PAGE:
By Alexis Grant

Brevity still packs a punch, but career experts say this age-old rule-of-thumb has fallen out of favor

We've long been told to keep the resume to one page. But now that the job hunt has turned digital, job seekers are left wondering: Does that rule-of-thumb still stand?

While the answer depends largely on who you ask, many career coaches, recruiters, and hiring managers agree on something that comes as a shocker to job seekers who have edited, tweaked, and downsized fonts to abide by what was once regarded as a universal rule. If you need more than one page to showcase your fit for a position, they say, you should go for a second one.

"If you have enough experience and credentials to really highlight on two pages, don't short-change yourself," says Vicki Salemi, a recruiter and author of Big Career in the Big City: Land a Job and Get a Life. "It's not the end of the world if you do need to go onto two pages."

Not only is the longer-than-a-page resume not the end of the world, but many recruiters and job-search advisors actually encourage job seekers to continue selling themselves after the page break. Paul Anderson, a Seattle-based career coach, says one-page resumes simply don't have enough content. "I completely advise against [the one-page resume] unless it's a college graduate or someone who's brand-new to the marketplace," he says.

This newfound affinity for page two is largely due to the job market's digital transition. Reading onto a second page now means scrolling down on a computer screen rather than actually turning a piece of paper. And job seekers have more than the human reader to consider; resumes are now at the mercy of computerized applicant-tracking systems. Those databases search not only for keywords, but for frequency of keywords, Anderson says, which means a resume that mentions coveted job responsibilities or skills four times is likely to outrank ones that includes that same keyword only once or twice. And to include keywords repeatedly, you need space -- at least two pages, possibly three, he says.

It's not a system that rewards brevity, much to the chagrin of the human hiring managers who are next in line to read applications. That's why bosses like Jerry Hauser, who helps nonprofit leaders with hiring practices as CEO of The Management Center, still appreciate a well-written one-pager. "Partly what I want to know is that you can convey information concisely," Hauser says. "I don't need to know every last detail about each job. Often, the more detail there is, the less real information, because you're not pulling out the most important things you accomplished, which is what I'm really interested in."

That's the same approach advised by Fran D'Ooge, president of Washington, D.C.-based recruiting firm Tangent. Although she says it's now "the norm" for applicants to exceed one page, "the thrust of the one-page rule is still important, which is, keep it as short as humanly possible."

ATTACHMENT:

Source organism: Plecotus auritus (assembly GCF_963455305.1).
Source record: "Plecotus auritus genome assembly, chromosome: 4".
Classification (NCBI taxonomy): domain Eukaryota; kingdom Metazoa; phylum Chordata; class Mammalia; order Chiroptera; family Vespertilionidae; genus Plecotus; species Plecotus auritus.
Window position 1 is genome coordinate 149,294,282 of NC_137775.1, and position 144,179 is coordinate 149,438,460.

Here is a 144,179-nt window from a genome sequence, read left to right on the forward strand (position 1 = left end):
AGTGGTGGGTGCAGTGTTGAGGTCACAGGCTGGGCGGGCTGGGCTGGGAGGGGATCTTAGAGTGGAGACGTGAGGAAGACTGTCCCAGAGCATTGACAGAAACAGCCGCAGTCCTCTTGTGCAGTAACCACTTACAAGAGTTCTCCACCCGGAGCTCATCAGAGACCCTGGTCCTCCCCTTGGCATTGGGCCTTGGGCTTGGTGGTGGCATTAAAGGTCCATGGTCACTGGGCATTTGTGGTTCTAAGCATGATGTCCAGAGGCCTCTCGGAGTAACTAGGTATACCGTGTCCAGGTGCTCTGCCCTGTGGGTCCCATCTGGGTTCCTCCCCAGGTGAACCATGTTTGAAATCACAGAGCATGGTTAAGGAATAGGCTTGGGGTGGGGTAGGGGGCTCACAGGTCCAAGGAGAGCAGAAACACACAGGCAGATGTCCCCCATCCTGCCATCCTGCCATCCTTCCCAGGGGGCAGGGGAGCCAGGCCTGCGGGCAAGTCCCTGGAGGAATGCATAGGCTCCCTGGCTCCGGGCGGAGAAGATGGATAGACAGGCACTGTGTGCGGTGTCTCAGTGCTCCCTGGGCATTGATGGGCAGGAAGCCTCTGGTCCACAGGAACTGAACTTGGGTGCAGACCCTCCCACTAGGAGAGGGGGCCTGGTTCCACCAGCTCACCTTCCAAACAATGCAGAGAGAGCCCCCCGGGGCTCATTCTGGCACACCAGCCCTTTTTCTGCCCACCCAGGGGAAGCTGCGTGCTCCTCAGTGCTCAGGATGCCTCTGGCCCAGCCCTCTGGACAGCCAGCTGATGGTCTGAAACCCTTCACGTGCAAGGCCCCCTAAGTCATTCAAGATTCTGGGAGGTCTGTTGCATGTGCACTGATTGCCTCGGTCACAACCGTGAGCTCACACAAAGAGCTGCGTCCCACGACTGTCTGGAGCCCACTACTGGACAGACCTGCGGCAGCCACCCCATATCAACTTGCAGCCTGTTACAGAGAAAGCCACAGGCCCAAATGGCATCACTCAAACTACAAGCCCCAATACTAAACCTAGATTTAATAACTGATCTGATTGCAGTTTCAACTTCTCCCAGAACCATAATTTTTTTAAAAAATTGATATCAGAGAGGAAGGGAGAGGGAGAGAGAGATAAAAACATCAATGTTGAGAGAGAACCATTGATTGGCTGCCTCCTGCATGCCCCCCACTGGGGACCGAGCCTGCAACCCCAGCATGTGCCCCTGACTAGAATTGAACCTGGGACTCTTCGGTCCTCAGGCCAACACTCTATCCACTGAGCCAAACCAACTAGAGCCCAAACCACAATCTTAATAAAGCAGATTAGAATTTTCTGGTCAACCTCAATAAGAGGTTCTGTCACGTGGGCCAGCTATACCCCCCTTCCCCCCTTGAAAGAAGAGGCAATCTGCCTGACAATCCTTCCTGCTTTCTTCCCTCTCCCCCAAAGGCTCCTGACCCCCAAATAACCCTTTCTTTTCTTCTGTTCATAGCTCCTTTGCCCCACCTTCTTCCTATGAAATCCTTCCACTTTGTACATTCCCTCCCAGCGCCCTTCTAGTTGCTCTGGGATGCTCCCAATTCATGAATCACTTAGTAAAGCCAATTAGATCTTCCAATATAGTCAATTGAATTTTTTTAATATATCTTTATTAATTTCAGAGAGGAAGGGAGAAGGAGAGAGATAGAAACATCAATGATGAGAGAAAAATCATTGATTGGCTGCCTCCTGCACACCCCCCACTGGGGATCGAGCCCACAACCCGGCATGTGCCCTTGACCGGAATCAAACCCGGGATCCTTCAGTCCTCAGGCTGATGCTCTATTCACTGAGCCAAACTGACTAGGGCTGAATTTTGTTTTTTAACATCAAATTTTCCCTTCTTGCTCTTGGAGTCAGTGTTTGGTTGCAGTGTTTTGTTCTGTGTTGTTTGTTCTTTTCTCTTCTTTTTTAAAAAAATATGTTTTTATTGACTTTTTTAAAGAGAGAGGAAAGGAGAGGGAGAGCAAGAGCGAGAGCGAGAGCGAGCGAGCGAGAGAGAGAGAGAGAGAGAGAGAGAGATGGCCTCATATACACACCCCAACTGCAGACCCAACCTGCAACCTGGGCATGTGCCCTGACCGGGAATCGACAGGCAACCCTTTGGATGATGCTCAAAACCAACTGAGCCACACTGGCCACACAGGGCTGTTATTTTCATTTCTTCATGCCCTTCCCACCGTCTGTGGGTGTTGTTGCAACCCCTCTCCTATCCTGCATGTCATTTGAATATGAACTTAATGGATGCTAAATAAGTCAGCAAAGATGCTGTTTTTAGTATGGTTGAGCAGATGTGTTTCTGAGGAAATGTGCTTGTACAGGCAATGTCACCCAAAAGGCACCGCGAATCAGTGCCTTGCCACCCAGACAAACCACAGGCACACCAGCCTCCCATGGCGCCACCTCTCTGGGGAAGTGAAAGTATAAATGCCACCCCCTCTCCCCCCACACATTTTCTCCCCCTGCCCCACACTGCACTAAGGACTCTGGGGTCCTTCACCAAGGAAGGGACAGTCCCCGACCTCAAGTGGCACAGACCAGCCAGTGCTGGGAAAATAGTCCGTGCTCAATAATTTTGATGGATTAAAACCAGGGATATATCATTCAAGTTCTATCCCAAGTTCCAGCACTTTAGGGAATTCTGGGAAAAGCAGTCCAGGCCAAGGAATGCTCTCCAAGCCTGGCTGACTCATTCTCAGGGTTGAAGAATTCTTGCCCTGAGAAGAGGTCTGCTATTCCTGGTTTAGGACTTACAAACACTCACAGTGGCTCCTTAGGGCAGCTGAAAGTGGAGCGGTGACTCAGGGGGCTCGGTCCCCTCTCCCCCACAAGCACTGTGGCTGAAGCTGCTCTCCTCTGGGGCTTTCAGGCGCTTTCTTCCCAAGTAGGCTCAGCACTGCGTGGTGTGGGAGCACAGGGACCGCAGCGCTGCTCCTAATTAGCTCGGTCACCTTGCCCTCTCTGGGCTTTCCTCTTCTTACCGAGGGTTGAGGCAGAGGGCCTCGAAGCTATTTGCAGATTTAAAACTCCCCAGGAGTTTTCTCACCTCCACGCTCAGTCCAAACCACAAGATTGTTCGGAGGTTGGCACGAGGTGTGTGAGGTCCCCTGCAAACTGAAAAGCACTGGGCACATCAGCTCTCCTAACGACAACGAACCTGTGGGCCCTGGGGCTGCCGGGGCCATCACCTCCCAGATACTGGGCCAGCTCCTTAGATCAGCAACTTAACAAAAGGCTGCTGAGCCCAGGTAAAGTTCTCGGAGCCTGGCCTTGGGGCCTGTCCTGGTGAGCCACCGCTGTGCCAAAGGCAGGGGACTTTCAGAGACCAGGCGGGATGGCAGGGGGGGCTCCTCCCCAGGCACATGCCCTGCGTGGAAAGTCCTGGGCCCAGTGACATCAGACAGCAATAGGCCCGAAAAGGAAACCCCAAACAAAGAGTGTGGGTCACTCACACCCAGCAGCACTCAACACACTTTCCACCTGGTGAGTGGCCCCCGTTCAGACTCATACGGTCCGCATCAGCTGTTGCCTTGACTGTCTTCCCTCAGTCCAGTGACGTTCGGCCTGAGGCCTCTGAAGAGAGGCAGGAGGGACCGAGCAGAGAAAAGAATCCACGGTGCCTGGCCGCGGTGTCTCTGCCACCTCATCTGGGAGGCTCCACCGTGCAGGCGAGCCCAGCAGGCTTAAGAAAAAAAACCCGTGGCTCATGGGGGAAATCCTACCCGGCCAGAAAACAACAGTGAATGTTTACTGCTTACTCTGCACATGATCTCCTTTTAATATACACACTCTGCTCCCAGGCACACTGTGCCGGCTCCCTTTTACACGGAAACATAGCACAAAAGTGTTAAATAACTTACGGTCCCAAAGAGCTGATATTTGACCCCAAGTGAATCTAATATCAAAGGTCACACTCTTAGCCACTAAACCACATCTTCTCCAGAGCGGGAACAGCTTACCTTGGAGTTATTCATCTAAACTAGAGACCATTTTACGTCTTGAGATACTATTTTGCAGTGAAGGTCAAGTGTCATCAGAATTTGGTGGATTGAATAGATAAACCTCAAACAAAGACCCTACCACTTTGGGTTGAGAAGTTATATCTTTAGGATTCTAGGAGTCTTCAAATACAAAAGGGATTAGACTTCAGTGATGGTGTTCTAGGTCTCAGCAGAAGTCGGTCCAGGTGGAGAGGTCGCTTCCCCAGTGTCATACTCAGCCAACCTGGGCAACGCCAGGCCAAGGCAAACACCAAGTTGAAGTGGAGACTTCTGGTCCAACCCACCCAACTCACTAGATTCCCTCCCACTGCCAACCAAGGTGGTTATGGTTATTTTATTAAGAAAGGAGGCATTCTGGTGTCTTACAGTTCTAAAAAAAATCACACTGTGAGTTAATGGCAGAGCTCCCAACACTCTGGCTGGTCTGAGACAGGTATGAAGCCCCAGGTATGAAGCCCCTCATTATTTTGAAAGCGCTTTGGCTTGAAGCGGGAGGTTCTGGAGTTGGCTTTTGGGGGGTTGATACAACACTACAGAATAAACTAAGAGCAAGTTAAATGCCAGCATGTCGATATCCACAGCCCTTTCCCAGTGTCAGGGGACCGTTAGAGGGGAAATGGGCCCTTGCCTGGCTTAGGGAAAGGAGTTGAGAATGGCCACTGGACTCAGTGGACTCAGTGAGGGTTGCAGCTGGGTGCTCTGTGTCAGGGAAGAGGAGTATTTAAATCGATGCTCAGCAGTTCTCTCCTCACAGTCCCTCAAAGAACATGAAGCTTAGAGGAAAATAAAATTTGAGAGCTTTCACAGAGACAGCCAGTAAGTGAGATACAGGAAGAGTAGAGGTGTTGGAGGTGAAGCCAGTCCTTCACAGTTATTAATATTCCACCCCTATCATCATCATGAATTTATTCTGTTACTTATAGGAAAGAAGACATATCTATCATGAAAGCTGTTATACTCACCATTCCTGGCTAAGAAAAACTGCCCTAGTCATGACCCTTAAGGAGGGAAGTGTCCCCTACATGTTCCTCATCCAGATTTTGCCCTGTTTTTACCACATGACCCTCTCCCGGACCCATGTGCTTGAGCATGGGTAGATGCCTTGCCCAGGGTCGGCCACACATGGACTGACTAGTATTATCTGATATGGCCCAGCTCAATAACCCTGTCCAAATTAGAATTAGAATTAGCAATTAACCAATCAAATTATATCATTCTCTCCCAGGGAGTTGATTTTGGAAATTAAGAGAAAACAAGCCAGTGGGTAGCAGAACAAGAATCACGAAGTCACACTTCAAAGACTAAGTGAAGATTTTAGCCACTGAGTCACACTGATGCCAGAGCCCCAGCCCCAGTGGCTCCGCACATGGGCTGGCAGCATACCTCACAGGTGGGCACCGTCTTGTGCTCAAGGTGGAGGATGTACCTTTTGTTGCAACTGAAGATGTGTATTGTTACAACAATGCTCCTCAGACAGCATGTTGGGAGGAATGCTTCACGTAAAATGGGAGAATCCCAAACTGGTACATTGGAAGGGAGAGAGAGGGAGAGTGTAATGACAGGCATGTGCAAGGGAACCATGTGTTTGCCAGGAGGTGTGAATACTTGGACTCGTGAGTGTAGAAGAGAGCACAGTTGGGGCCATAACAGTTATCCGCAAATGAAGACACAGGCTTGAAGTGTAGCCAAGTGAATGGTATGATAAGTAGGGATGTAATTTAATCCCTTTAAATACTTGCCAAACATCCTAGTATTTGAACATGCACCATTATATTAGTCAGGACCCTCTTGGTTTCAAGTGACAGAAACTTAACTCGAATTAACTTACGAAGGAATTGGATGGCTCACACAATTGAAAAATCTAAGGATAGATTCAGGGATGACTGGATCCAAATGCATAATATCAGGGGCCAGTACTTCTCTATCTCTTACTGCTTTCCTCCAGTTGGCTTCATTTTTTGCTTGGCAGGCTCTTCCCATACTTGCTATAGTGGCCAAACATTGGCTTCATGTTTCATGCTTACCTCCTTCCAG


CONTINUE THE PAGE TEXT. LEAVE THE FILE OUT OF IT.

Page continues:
For job seekers in certain industries, however, as short as humanly possible means two or even three pages. That's because academics, as well as specialists in some scientific, technological, and healthcare fields, are expected to include published works, knowledge of various programming languages, or other esoteric skills. For those applicants, condensing to one page signifies lack of experience, which could land their resume in the digital trash.

With all of this conflicting advice, how are job seekers supposed to figure out how long their resume should be? Though other experts will no doubt beg to differ, Susan Ireland, author of The Complete Idiot's Guide to the Perfect Resume , suggests this neither-hard-nor-fast guideline: Aim for one page if you have less than five years of work experience, and if you have more, consider two pages (so long as you don't work in the industries listed above).

Yet even Ireland, who recognizes that two-page resumes are now widely accepted, recommends keeping it to one page if possible. "It's out of consideration for your reader," says Ireland, who has worked in the career industry since 1989. (Her resume is still one page.) "Take as much work off the reader's shoulders as possible, but still give yourself all the credit that you deserve."

Still, some managers like Jamie Morgan, who's responsible for staffing at Microsoft's online services, say they don't mind reading resumes longer than one page, as long as the presentation is straightforward. "I'm more interested in the content than the length," Morgan says. "I've seen people accomplish it very well in one page, and I've seen people accomplish it in two or three pages."

Therein lies the key: accomplishing it well. Ellen Gordon Reeves, a career advisor and author of Can I Wear My Nose Ring to the Interview?, says too many resumes are long for the wrong reasons. "A lot of people who have two-page resumes really could have a one-page resume, but they're not using the space efficiently."

If you do go for two pages, make sure your second page doesn't include an awkward amount of white space. If you're only using a quarter of the second page, try to condense it into one page instead. And if you're at one-and-a-half pages, play with the layout and fonts to use that leftover space, giving your accomplishments room to breathe. Don't forget to include your name on both pages and number them in case they get separated.

The lesson here? Do what works for you. "You shouldn't listen to some arbitrary, ridiculous rule that just won't die," says Dawn Bugni, a resume writer and former recruiter. "The only [real] rule for a resume is that it's accurate and it lands an interview."


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Careers - The Death of the One-Page Resume?

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